RN: What are your creative inclinations?
JPML: Legos, film, drawing poorly and music.
NL: Music and videos specifically. In college I studied animation, now work at a post production house making T.V. commercials. Sometimes I produce hip hop. I love playing around with loops and samples, making something new out of something old.
RN: When did you start at it/them?
JPML: Well I guess I should have said writing as well, because all (with the exception of Legos) have their roots in writing. I like story a lot. I like narrative film, my songs usually tell a story and when I do the poor drawings they usually have something pushing them, some reason or purpose. I like conveying a message, even if its doodle form. Legos, age 5, though that is not recommended. Chocking hazard.
NL: As long as I can remember. I grew up around musical people. there were guitars and bongos around the house when I was a child. I used to carry around a little Fisher Price cassette recorder and tape things. I got a four track recorder when I was 16. In high school I edited the school’s announcements show on two VCR’s and a video mixer. It’s been a slow evolution, but I’ve always enjoyed capturing moments.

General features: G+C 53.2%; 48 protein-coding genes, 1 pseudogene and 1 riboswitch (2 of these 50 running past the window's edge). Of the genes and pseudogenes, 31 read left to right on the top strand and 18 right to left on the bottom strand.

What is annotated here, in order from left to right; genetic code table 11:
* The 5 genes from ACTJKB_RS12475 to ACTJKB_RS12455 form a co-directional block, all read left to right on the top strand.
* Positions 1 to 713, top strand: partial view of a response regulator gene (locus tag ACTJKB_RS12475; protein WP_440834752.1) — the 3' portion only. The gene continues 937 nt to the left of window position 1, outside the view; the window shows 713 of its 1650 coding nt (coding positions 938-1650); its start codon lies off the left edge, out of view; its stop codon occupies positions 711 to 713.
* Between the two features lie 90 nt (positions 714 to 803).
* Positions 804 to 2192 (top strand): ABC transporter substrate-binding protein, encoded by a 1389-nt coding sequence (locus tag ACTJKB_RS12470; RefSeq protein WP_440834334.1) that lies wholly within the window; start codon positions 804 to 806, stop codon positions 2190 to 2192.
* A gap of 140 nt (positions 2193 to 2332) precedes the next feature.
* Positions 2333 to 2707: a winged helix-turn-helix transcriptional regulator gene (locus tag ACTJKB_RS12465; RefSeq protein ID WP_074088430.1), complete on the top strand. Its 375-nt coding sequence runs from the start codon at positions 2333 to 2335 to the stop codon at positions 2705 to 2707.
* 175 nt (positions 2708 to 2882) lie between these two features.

RN: What is your ultimate passion?
NL: Music hands down. I’m really into vinyl, I have a huge collection of LP’s and 45’s that I’ve been collecting since I was 14. They take up a lot of room in my apartment, but it’s worth it. I also own several guitars, samplers, drum machines and turntables, cassettes and other devices. Music has always been a big part of my life. I grew up listening to oldies and hip hop. As an adult I have very eclectic taste. I can be heard listening to anything from dubstep to classical.
RN: Who would you cite as your greatest inspirations?
JPML: Joe Strummer, Kurt Vonnegut,Jr., and Bill Watterson are the three people who have shape me the most creatively. I think that’s what you’re after, right? I get inspiration from all over and from stuff and people I don’t even like sometimes, but those three made me the man you see before you today. That is, if I was before you.